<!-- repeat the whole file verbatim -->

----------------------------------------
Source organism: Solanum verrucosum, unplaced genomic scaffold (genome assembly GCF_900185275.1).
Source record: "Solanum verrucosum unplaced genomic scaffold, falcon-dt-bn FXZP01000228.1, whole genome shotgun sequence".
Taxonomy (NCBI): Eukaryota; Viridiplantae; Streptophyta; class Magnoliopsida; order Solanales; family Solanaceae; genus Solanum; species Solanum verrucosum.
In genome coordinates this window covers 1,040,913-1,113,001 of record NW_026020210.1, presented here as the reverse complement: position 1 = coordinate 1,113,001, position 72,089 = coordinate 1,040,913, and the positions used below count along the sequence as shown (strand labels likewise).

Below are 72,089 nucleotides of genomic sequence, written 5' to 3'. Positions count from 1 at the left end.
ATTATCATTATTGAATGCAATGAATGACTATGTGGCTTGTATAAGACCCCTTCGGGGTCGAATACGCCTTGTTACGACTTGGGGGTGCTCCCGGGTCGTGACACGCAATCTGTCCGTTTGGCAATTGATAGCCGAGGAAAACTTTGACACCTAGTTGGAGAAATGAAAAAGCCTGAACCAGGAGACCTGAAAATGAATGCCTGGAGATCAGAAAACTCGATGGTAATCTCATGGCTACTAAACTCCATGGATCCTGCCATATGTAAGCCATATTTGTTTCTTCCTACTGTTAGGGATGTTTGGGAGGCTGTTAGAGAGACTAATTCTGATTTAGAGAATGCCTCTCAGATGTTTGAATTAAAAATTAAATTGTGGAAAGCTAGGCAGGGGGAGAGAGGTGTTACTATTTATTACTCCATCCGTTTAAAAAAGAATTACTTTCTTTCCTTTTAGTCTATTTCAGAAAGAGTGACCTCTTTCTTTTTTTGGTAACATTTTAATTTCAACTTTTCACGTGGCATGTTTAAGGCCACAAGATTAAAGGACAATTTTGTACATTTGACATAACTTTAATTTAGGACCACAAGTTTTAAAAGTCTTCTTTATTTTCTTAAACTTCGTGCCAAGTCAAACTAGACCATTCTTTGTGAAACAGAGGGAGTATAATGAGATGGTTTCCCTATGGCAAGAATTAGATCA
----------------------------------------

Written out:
Source organism: Solanum verrucosum, unplaced genomic scaffold (genome assembly GCF_900185275.1).
Source record: "Solanum verrucosum unplaced genomic scaffold, falcon-dt-bn FXZP01000228.1, whole genome shotgun sequence".
Taxonomy (NCBI): Eukaryota; Viridiplantae; Streptophyta; class Magnoliopsida; order Solanales; family Solanaceae; genus Solanum; species Solanum verrucosum.
In genome coordinates this window covers 1,040,913-1,113,001 of record NW_026020210.1, presented here as the reverse complement: position 1 = coordinate 1,113,001, position 72,089 = coordinate 1,040,913, and the positions used below count along the sequence as shown (strand labels likewise).

Below are 72,089 nucleotides of genomic sequence, written 5' to 3'. Positions count from 1 at the left end.
ATTATCATTATTGAATGCAATGAATGACTATGTGGCTTGTATAAGACCCCTTCGGGGTCGAATACGCCTTGTTACGACTTGGGGGTGCTCCCGGGTCGTGACACGCAATCTGTCCGTTTGGCAATTGATAGCCGAGGAAAACTTTGACACCTAGTTGGAGAAATGAAAAAGCCTGAACCAGGAGACCTGAAAATGAATGCCTGGAGATCAGAAAACTCGATGGTAATCTCATGGCTACTAAACTCCATGGATCCTGCCATATGTAAGCCATATTTGTTTCTTCCTACTGTTAGGGATGTTTGGGAGGCTGTTAGAGAGACTAATTCTGATTTAGAGAATGCCTCTCAGATGTTTGAATTAAAAATTAAATTGTGGAAAGCTAGGCAGGGGGAGAGAGGTGTTACTATTTATTACTCCATCCGTTTAAAAAAGAATTACTTTCTTTCCTTTTAGTCTATTTCAGAAAGAGTGACCTCTTTCTTTTTTTGGTAACATTTTAATTTCAACTTTTCACGTGGCATGTTTAAGGCCACAAGATTAAAGGACAATTTTGTACATTTGACATAACTTTAATTTAGGACCACAAGTTTTAAAAGTCTTCTTTATTTTCTTAAACTTCGTGCCAAGTCAAACTAGACCATTCTTTGTGAAACAGAGGGAGTATAATGAGATGGTTTCCCTATGGCAAGAATTAGATCA